From Footprints to Fabrication

By Brian White | March 31, 2021

So I’ve got a great idea for a new product, I run to my computer to start researching components, drawing up the schematic, and sketching out the mechanical outline. I’ve got the circuits mapped; a rough component placement & the fab drawing created. I’m ready to get this gem into layout so I start to import the Netlist, but wait!  I’ve got 50 “parts not found” & my tool is showing “No Footprint exists”.

If you are like most of us in the Electronics Industry, this only seems to happen just when we’ve got a great project ready to go. One of the most overlooked aspects of design always seems the one thing that keeps us from getting from Footprint to Fabrication.

As we have all come to accept, the Electronics Industry is constantly changing. As through hole components become legacy, we are continuously trying to manage our libraries to keep them up to date.

Every company has their own way of going about it, some have dedicated librarians, do it on an as needed basis or scour the web until we find a footprint that is already created. There are some great companies out there that have set out to solve this problem.

However, with the many millions of components in circulation, it seems all too often that we can’t find that exact footprint and end up creating it ourselves. Once we finally have it created it must be labeled, archived & stored.  Managing these libraries can be tedious, for some designs when the time comes to spin the board a year or so later, that footprint we spent hours creating is useless as that component has gone obsolete… Great!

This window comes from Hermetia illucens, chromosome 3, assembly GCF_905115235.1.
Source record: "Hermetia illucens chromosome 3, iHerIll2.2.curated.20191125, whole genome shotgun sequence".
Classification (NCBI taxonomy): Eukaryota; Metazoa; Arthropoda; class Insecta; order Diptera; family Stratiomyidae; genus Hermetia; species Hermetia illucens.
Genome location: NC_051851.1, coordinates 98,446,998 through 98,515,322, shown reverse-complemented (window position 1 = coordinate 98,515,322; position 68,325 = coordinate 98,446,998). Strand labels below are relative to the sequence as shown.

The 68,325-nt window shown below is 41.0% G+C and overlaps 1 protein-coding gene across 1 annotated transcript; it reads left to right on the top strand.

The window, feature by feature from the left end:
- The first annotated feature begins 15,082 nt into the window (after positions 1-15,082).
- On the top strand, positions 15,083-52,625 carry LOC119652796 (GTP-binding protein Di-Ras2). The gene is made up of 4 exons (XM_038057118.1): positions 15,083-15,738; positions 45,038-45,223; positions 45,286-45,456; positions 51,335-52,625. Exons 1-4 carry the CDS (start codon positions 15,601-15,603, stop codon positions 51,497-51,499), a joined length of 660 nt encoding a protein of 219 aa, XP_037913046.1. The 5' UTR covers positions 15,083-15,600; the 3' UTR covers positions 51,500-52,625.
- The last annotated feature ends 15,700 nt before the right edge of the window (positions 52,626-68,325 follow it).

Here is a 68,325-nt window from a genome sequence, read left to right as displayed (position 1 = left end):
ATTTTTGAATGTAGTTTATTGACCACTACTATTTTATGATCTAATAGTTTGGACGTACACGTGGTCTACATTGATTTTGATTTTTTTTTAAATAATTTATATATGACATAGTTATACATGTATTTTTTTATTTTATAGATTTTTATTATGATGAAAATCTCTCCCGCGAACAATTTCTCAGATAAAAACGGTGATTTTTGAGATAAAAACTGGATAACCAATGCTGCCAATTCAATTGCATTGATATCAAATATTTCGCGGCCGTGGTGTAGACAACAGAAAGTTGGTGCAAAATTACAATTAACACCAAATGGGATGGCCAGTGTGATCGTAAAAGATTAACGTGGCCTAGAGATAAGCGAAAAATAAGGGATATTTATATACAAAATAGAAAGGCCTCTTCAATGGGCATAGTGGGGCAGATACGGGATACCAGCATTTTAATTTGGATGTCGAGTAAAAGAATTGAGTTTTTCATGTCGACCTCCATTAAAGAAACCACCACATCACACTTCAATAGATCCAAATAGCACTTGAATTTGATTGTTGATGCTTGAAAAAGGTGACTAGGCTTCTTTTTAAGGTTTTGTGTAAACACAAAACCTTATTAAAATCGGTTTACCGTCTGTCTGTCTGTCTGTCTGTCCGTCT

Being a Design Services Bureau, we’ve seen this all too many times and set out to find a better way to go about it.  In our effort to keep projects moving through the design process, we’ve taken a couple steps to help our customers.

1. Creating Master Libraries

When starting a new layout for a customer, we add all footprints to our Master & customer Libraries. From there, all future spins and new projects will have access to those footprints/symbols whenever the design calls for them.  We never want to have to reinvent the wheel, so having independent libraries for customers helps save us and them time. If we get another design from a different customer with the same footprint, we can always reference our Master library to check if the footprint has already been created.

2. Quick Creation of Footprints

Many times when we get a new layout, a customer has some brand spanking new BGA in the design that doesn’t have a footprint created yet. These fine pitch packages can take hours to create on occasion and can hold up a design for sometimes days at a time. To solve this problem, Freedom CAD works with our overseas division to get these done affordably and quickly. If we get a part early in the afternoon, we can sometimes have it created the next day for import into the design.

3. Managing Duplicates

One of the most frustrating aspects of database management is duplicates.  You are trying to find that one resistor you need, but there are 4 copies of that one component. One is named in all lower case, another is all Caps, and one even has the whole project name in the title!  How we solved this problem was standardizing our libraries across the board. Each Symbol/Footprint is carefully labeled and cataloged so that when the time comes to reference the component again, the guesswork is removed. Being involved with a lot of different designs and technologies also keeps us in a constant state of scrubbing our libraries.

Final Thoughts:

All kidding aside, libraries are the heart and soul of any PCB. Whether you create them yourself, pay for a service or work with a design services bureau; it’s always important to solve these problems while in CAD.  Without good libraries, designs get held up, boards get scrapped, and schedules get impacted. Maybe one day in the not-so-distant future, we can have fully standardized libraries across board but just like the transition from Imperial to Metric, we may be waiting longer than we think.


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